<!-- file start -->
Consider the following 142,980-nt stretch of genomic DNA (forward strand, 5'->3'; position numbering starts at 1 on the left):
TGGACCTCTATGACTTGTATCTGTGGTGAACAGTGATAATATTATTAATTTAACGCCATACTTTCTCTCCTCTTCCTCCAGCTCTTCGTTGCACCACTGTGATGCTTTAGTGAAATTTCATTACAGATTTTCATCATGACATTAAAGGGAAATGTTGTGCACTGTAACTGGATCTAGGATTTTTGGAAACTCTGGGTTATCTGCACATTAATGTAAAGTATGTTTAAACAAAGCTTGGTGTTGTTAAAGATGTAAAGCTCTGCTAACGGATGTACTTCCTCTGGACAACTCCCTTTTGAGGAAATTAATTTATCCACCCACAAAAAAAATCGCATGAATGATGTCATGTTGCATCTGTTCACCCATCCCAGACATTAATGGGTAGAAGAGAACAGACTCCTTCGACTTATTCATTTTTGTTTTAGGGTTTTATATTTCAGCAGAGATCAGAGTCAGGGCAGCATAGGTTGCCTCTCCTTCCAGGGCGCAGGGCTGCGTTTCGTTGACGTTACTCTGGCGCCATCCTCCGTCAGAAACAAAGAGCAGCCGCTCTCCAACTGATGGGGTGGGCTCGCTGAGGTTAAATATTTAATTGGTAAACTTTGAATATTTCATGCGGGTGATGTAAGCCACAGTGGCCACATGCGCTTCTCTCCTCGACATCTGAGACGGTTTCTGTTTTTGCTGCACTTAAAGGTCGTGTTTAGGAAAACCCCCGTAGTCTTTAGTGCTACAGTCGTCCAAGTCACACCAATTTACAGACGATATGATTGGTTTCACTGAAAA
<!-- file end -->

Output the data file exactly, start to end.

Consider the following 142,980-nt stretch of genomic DNA (forward strand, 5'->3'; position numbering starts at 1 on the left):
TGGACCTCTATGACTTGTATCTGTGGTGAACAGTGATAATATTATTAATTTAACGCCATACTTTCTCTCCTCTTCCTCCAGCTCTTCGTTGCACCACTGTGATGCTTTAGTGAAATTTCATTACAGATTTTCATCATGACATTAAAGGGAAATGTTGTGCACTGTAACTGGATCTAGGATTTTTGGAAACTCTGGGTTATCTGCACATTAATGTAAAGTATGTTTAAACAAAGCTTGGTGTTGTTAAAGATGTAAAGCTCTGCTAACGGATGTACTTCCTCTGGACAACTCCCTTTTGAGGAAATTAATTTATCCACCCACAAAAAAAATCGCATGAATGATGTCATGTTGCATCTGTTCACCCATCCCAGACATTAATGGGTAGAAGAGAACAGACTCCTTCGACTTATTCATTTTTGTTTTAGGGTTTTATATTTCAGCAGAGATCAGAGTCAGGGCAGCATAGGTTGCCTCTCCTTCCAGGGCGCAGGGCTGCGTTTCGTTGACGTTACTCTGGCGCCATCCTCCGTCAGAAACAAAGAGCAGCCGCTCTCCAACTGATGGGGTGGGCTCGCTGAGGTTAAATATTTAATTGGTAAACTTTGAATATTTCATGCGGGTGATGTAAGCCACAGTGGCCACATGCGCTTCTCTCCTCGACATCTGAGACGGTTTCTGTTTTTGCTGCACTTAAAGGTCGTGTTTAGGAAAACCCCCGTAGTCTTTAGTGCTACAGTCGTCCAAGTCACACCAATTTACAGACGATATGATTGGTTTCACTGAAAA